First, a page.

Again, we need to ask the question:

Does Helsinki have the best looking libraries?

I think I have built a strong case and have only touched the surface. Helsinki has other great libraries waiting to be discovered, for example the exquisite National Library of Finland, and many more throughout Finland.

At a time where libraries are in decline in many countries Finland seems to be leading the way, providing services that its citizens use frequently but also focusing on design and innovation that will bring more than just book lovers through their doors.

Oodi, the newest library in Finland’s arsenal, has opened this month and it’s a library of a different class, its scale, services and design are something the city has never seen before. At the time of my last visit Oodi was still under construction but now open I am eager to visit the city’s latest offering.

Does Helsinki Have the Best looking Libraries?

Further Reading:

The borrowers: why Finland’s cities are havens for library lovers from the Guardian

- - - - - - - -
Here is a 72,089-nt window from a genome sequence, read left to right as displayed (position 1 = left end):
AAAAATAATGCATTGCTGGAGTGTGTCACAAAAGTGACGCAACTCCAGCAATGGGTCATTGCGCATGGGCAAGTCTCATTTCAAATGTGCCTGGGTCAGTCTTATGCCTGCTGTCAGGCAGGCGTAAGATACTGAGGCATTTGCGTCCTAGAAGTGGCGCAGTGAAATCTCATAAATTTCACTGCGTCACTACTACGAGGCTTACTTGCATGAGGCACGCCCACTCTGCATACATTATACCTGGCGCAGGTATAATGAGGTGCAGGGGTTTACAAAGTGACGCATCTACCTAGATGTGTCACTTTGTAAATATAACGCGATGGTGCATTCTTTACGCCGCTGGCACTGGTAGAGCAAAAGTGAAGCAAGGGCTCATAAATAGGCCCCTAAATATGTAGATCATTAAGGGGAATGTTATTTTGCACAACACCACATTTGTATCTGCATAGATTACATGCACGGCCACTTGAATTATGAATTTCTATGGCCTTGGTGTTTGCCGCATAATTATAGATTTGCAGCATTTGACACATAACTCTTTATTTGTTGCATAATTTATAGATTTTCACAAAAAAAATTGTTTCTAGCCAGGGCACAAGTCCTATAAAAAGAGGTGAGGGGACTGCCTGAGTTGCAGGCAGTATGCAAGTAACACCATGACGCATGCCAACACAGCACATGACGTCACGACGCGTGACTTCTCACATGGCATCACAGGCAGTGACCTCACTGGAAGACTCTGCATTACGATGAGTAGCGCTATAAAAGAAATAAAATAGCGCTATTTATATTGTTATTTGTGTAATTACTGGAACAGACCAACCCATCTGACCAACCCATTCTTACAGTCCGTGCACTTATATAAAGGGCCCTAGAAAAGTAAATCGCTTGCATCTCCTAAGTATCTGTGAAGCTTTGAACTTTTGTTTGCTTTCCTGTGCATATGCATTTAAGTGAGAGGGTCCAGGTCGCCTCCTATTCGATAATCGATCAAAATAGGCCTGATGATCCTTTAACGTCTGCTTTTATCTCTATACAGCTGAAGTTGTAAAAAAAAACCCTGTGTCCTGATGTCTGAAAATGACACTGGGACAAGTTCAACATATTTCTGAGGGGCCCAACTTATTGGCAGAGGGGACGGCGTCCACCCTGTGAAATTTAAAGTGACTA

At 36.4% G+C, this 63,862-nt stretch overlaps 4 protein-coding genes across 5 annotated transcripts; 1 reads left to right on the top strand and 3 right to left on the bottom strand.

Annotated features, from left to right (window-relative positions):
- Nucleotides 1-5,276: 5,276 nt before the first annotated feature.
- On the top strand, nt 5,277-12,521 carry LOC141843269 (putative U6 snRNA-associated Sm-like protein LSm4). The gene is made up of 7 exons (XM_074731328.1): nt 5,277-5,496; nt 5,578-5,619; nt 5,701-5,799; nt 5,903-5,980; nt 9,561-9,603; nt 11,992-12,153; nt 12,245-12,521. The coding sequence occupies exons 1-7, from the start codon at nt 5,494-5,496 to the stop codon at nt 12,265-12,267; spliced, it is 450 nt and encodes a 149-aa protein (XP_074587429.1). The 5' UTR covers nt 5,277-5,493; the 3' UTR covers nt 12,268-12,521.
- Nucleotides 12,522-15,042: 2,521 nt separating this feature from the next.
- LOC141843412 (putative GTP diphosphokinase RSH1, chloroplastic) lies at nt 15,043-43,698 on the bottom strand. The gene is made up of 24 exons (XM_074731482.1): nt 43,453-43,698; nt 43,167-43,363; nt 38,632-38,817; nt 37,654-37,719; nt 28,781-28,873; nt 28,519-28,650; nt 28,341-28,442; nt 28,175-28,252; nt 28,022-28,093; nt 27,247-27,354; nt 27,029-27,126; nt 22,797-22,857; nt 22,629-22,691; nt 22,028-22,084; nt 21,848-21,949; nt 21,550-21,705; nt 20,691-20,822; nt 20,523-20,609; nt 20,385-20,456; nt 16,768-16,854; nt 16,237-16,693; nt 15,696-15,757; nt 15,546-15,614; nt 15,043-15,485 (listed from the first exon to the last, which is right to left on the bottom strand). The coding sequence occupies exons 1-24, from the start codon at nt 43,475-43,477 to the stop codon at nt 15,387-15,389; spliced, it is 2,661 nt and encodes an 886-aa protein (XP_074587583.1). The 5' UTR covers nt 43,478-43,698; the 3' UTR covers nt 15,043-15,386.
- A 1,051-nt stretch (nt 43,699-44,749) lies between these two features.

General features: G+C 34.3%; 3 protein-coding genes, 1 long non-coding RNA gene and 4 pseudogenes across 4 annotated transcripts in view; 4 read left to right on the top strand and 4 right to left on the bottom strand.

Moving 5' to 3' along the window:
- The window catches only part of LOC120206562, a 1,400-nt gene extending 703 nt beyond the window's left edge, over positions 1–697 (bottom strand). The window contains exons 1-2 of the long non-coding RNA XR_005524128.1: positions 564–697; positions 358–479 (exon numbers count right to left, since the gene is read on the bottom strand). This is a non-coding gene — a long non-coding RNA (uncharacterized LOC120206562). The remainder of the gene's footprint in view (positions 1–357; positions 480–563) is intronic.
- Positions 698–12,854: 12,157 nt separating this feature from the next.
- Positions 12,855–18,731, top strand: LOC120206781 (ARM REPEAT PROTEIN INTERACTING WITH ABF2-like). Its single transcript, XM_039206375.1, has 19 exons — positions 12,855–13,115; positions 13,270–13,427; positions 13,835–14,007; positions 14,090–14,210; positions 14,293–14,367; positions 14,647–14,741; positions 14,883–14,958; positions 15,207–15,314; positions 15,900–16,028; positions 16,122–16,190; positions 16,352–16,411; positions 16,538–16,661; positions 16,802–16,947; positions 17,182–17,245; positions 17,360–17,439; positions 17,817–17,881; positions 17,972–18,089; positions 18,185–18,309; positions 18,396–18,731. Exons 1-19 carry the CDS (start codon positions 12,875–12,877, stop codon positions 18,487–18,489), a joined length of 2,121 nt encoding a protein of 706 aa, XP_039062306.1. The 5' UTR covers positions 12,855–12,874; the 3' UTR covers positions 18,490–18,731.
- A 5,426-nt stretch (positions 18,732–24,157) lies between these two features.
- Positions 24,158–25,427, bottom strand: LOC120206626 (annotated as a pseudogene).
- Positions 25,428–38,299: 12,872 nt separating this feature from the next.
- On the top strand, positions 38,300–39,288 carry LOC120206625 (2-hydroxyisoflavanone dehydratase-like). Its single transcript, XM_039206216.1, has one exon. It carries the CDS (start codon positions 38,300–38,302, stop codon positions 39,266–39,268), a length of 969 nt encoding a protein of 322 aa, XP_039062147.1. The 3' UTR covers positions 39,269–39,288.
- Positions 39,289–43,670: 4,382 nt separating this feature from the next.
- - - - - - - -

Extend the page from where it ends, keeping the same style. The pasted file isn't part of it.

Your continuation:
For details about Oodi visit their website Oodihelsinki.fi

Finland’s flagship library Oodi opens to the public in Helsinki from local news source Yle.

Melbourne Trams

Melbourne Trams

As we where staying in an Air BnB a short walk in one direction from Central Station and Queen Victoria Markets in the other, it was easy to get around Melbourne by foot. I find it’s the best way to see a city and stumble across a place you aren’t expecting.

And that was exactly what happened.

A short walk from Carlton Gardens on the way to Fitzroy we came across a neighbourhood of gothic houses, each one very different from the last. They had their own character and distinctive features that made them different but some how they fit together.

The same but different.

Melbourne Trams

Free City Tram

To get further a field I wanted to take advantage of the free city tram that runs regularly in the central area between the hours of 10am – 6pm, with extended hours at the weekend. The tram provides connections for tourists but also information about the city and the areas in which it stops. It’s a fantastic way for people new to Melbourne to move around.

You’ll know the free trams from their distinctive appearance.

Melbourne Trams

we jumped on the free tram outside Finders Street Station heading towards Docklands